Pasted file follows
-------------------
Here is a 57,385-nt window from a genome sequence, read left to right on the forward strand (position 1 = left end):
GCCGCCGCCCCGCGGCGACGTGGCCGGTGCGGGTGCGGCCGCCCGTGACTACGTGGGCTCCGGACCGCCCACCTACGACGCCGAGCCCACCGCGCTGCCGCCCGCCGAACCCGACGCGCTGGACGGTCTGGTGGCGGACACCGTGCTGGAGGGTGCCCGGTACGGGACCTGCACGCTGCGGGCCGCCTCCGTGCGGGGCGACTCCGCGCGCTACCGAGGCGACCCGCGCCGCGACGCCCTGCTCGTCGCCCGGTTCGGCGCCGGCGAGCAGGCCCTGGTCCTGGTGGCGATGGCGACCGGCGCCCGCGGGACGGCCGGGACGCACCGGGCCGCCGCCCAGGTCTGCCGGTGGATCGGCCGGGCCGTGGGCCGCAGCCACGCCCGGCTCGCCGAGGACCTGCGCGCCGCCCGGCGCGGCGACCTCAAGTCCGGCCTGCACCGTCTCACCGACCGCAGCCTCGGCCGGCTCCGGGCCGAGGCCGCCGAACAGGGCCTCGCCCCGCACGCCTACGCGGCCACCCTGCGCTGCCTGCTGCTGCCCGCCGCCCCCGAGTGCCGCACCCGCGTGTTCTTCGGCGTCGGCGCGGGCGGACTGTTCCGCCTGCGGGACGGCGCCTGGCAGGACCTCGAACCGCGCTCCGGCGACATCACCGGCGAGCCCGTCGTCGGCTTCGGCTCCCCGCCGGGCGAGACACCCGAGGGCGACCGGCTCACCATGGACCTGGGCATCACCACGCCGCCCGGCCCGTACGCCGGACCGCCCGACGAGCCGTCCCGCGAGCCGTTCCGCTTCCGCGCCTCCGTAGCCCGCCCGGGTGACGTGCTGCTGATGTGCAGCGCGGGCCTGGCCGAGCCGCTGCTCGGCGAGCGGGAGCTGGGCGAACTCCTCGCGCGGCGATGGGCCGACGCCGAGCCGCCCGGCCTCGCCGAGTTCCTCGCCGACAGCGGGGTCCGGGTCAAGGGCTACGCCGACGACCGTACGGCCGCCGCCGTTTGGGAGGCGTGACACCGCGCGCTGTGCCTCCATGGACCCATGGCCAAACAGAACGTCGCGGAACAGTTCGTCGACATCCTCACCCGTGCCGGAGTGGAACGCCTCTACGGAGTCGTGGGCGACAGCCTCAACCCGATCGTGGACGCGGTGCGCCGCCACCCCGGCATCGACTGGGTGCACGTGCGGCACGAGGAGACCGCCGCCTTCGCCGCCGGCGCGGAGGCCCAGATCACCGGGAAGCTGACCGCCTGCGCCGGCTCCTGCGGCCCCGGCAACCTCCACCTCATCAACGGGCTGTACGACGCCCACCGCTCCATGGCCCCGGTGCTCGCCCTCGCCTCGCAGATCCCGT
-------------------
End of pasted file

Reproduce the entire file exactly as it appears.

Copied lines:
Here is a 57,385-nt window from a genome sequence, read left to right on the forward strand (position 1 = left end):
GCCGCCGCCCCGCGGCGACGTGGCCGGTGCGGGTGCGGCCGCCCGTGACTACGTGGGCTCCGGACCGCCCACCTACGACGCCGAGCCCACCGCGCTGCCGCCCGCCGAACCCGACGCGCTGGACGGTCTGGTGGCGGACACCGTGCTGGAGGGTGCCCGGTACGGGACCTGCACGCTGCGGGCCGCCTCCGTGCGGGGCGACTCCGCGCGCTACCGAGGCGACCCGCGCCGCGACGCCCTGCTCGTCGCCCGGTTCGGCGCCGGCGAGCAGGCCCTGGTCCTGGTGGCGATGGCGACCGGCGCCCGCGGGACGGCCGGGACGCACCGGGCCGCCGCCCAGGTCTGCCGGTGGATCGGCCGGGCCGTGGGCCGCAGCCACGCCCGGCTCGCCGAGGACCTGCGCGCCGCCCGGCGCGGCGACCTCAAGTCCGGCCTGCACCGTCTCACCGACCGCAGCCTCGGCCGGCTCCGGGCCGAGGCCGCCGAACAGGGCCTCGCCCCGCACGCCTACGCGGCCACCCTGCGCTGCCTGCTGCTGCCCGCCGCCCCCGAGTGCCGCACCCGCGTGTTCTTCGGCGTCGGCGCGGGCGGACTGTTCCGCCTGCGGGACGGCGCCTGGCAGGACCTCGAACCGCGCTCCGGCGACATCACCGGCGAGCCCGTCGTCGGCTTCGGCTCCCCGCCGGGCGAGACACCCGAGGGCGACCGGCTCACCATGGACCTGGGCATCACCACGCCGCCCGGCCCGTACGCCGGACCGCCCGACGAGCCGTCCCGCGAGCCGTTCCGCTTCCGCGCCTCCGTAGCCCGCCCGGGTGACGTGCTGCTGATGTGCAGCGCGGGCCTGGCCGAGCCGCTGCTCGGCGAGCGGGAGCTGGGCGAACTCCTCGCGCGGCGATGGGCCGACGCCGAGCCGCCCGGCCTCGCCGAGTTCCTCGCCGACAGCGGGGTCCGGGTCAAGGGCTACGCCGACGACCGTACGGCCGCCGCCGTTTGGGAGGCGTGACACCGCGCGCTGTGCCTCCATGGACCCATGGCCAAACAGAACGTCGCGGAACAGTTCGTCGACATCCTCACCCGTGCCGGAGTGGAACGCCTCTACGGAGTCGTGGGCGACAGCCTCAACCCGATCGTGGACGCGGTGCGCCGCCACCCCGGCATCGACTGGGTGCACGTGCGGCACGAGGAGACCGCCGCCTTCGCCGCCGGCGCGGAGGCCCAGATCACCGGGAAGCTGACCGCCTGCGCCGGCTCCTGCGGCCCCGGCAACCTCCACCTCATCAACGGGCTGTACGACGCCCACCGCTCCATGGCCCCGGTGCTCGCCCTCGCCTCGCAGATCCCGT